Mechanisms of ischemia-induced cavernosal smooth muscle relaxation impairment in a rabbit model of vasculogenic erectile dysfunction

J Urol. 1998 Dec;160(6 Pt 1):2216-22. doi: 10.1097/00005392-199812010-00089.

Abstract

Purpose: To determine the effects of hypercholesterolemia and atherosclerosis-induced chronic cavernosal arterial insufficiency on cavernosal smooth muscle tone, nitric oxide synthase (NOS) activity and cavernosal tissue synthesis of constrictor eicosanoids. To study whether inhibition of the cyclooxygenase pathway by indomethacin and tissue treatment with nitric oxide (NO) precursor L-arginine improve hypercholesterolemia and ischemia-induced impaired endothelium-dependent and neurogenic relaxation of cavernosal tissue.

Materials and methods: New Zealand White rabbits were divided into control (n = 10, fed a regular diet), hypercholesterolemia (Hch, n = 13, fed a diet containing 0.5% cholesterol) and chronic cavernosal ischemia (CCI, n = 14) groups. The CCI group underwent balloon deendothelialization of iliac arteries and received a diet containing 0.5% cholesterol. After 16 weeks, we examined the effects of Hch and balloon de-endothelialization induced arterial occlusive disease on iliac arterial blood flow, reactivity of cavernosal tissue, cavernosal NOS activity and cavernosal tissue synthesis of constrictor eicosanoids.

Results: Histology revealed significant atherosclerotic arterial occlusive disease in the CCI group. Iliac artery blood flow in the CCI group was significantly reduced compared with the control and Hch groups. In the Hch and CCI groups, endothelium-dependent relaxation of cavernosal tissue to acetylcholine was significantly reduced compared with the control group. Electrical field stimulation-induced neurogenic relaxation and cavernosal NOS activity were significantly reduced in the CCI group but not in the Hch group. The basal release of cavernosal constrictor eicosanoids, prostaglandin F2alpha (PGF2alpha) and thromboxane A2 (TXA2) was significantly increased in the CCI group. Indomethacin increased endothelium-dependent relaxation in all groups and neurogenic relaxation in the CCI group, but failed to normalize the differences in relaxation between treated and control groups. In the presence of indomethacin, L-arginine improved endothelium-dependent relaxation of cavernosal tissue in the Hch group but did not normalize endothelium-dependent or neurogenic relaxations in the CCI group. Relaxation to NO donor sodium nitroprusside and papaverine was similar in cavernosal tissue from all groups.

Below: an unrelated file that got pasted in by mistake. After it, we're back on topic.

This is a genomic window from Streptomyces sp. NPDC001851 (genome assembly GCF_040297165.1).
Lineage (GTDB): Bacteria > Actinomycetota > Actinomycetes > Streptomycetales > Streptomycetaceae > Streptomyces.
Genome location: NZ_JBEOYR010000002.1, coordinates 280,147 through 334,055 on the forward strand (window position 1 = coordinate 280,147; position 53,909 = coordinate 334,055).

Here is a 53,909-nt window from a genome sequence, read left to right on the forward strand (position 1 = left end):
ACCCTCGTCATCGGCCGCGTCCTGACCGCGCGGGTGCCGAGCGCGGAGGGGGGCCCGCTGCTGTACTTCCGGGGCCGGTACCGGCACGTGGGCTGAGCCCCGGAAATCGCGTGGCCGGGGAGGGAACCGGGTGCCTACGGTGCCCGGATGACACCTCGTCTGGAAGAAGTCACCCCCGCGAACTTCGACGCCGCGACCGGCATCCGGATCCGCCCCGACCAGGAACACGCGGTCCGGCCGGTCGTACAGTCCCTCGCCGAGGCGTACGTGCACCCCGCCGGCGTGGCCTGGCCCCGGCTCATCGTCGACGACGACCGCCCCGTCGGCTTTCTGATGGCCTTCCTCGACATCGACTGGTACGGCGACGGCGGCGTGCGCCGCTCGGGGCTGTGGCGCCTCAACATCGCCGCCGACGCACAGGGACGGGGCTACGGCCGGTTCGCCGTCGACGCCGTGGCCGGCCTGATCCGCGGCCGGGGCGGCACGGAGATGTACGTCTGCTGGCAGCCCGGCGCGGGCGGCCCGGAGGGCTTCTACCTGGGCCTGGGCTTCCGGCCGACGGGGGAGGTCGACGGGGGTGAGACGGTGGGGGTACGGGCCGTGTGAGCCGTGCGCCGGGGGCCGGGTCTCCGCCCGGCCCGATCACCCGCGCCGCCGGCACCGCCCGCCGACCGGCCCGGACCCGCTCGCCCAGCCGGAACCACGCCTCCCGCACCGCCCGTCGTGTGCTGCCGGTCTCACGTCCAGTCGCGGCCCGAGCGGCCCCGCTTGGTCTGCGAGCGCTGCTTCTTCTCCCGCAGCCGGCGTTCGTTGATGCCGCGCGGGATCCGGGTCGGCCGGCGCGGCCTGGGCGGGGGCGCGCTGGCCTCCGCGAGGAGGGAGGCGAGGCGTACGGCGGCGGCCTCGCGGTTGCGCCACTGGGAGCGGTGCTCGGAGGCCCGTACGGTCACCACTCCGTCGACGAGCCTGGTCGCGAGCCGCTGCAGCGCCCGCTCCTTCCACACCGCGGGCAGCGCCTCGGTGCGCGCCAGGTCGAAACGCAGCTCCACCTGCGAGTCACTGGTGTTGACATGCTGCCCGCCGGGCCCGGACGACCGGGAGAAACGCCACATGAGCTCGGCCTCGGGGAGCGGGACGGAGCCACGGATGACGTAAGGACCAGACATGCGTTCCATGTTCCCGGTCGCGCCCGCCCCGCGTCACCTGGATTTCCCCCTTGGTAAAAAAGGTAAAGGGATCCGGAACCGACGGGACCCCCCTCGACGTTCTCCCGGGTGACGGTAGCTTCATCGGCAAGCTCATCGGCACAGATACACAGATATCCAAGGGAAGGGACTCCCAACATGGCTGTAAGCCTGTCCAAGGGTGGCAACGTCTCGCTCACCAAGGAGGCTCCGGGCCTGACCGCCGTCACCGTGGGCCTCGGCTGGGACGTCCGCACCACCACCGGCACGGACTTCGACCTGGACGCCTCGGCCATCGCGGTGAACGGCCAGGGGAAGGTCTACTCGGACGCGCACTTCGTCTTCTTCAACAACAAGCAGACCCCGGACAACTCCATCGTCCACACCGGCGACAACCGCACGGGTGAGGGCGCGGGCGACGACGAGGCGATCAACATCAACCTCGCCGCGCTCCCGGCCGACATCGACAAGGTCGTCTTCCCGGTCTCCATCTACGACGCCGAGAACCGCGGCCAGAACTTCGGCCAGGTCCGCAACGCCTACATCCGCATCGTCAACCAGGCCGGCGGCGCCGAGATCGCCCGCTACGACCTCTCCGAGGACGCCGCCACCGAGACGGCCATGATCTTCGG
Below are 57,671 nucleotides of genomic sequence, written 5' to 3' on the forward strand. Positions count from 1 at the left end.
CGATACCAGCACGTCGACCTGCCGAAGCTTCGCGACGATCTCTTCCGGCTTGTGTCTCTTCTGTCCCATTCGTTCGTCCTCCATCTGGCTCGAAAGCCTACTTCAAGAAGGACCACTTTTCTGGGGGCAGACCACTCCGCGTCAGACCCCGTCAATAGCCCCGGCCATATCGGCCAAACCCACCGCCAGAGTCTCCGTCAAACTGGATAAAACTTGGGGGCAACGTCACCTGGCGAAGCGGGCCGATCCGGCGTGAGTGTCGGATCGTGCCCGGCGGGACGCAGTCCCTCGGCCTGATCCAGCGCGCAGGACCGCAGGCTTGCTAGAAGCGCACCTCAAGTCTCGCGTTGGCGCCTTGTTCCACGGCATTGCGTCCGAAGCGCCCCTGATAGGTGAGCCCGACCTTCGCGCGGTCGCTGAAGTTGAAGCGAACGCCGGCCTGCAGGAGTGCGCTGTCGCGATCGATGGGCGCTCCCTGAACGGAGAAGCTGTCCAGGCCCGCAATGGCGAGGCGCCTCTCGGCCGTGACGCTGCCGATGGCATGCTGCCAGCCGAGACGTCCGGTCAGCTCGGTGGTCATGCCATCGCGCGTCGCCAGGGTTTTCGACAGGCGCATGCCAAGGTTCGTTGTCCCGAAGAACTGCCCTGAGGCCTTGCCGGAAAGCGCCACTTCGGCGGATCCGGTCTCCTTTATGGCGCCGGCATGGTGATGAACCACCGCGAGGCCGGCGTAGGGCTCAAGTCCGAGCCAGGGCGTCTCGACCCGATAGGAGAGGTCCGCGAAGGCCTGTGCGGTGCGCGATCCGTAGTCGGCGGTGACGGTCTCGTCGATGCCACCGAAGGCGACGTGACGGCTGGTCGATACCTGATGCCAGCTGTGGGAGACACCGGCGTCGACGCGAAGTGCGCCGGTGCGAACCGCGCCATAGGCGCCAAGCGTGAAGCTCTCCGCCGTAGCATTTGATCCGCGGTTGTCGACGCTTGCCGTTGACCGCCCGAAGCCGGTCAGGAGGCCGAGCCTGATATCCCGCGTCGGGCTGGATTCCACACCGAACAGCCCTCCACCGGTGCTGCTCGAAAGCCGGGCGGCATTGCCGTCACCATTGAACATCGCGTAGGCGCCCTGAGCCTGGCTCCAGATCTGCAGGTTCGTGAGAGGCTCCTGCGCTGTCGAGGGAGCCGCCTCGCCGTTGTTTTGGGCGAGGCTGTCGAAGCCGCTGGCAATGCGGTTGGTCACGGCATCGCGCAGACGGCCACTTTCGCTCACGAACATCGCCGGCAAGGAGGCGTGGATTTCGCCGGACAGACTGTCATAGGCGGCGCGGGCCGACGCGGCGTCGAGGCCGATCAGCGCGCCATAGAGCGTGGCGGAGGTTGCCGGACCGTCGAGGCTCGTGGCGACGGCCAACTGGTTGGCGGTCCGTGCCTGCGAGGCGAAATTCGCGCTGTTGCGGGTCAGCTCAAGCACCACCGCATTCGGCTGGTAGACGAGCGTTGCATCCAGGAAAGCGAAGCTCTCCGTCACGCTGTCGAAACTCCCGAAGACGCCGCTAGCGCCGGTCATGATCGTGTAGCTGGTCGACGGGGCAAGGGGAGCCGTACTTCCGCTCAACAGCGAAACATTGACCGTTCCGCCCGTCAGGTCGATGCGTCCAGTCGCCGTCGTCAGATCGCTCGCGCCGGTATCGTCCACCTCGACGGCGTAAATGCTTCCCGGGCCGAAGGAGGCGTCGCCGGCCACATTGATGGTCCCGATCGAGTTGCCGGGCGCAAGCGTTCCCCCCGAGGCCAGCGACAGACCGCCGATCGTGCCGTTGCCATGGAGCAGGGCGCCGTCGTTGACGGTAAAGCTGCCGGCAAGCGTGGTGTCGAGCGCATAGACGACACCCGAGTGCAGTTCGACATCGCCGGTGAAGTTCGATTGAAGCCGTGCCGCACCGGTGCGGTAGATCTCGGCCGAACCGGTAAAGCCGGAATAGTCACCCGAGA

Conclusions: Impairment of endothelium-dependent relaxation by Hch occurs secondary to disruption of the NO formation in cavernosal endothelium. Improvement of endothelium-dependent relaxation by L-arginine may suggest lack of availability of L-arginine in cavernosal tissue from the Hch animals. Impairment of endothelium-dependent and neurogenic relaxation by CCI occurs secondary to disruption of the NO formation due to an alteration in the expression or activity of NOS and increased output of constrictor eicosanoids in cavernosal tissue. These studies show that Hch and atherosclerosis-induced chronic cavernosal arterial insufficiency, beyond decreasing cavernosal perfusion pressure, also adversely affect smooth muscle relaxation mechanisms in cavernosal tissue.

Publication types

  • Research Support, U.S. Gov't, Non-P.H.S.
  • Research Support, U.S. Gov't, P.H.S.

MeSH terms

  • Animals
  • Arteriosclerosis / physiopathology
  • Disease Models, Animal
  • Hypercholesterolemia / physiopathology
  • Impotence, Vasculogenic / enzymology
  • Impotence, Vasculogenic / physiopathology*
  • Ischemia / physiopathology
  • Male
  • Muscle Relaxation*
  • Muscle, Smooth / enzymology
  • Muscle, Smooth / physiopathology*
  • Nitric Oxide Synthase / metabolism
  • Penis / blood supply
  • Penis / enzymology
  • Penis / physiopathology*
  • Prostaglandin-Endoperoxide Synthases / metabolism
  • Rabbits
  • Regional Blood Flow

Substances

  • Nitric Oxide Synthase
  • Prostaglandin-Endoperoxide Synthases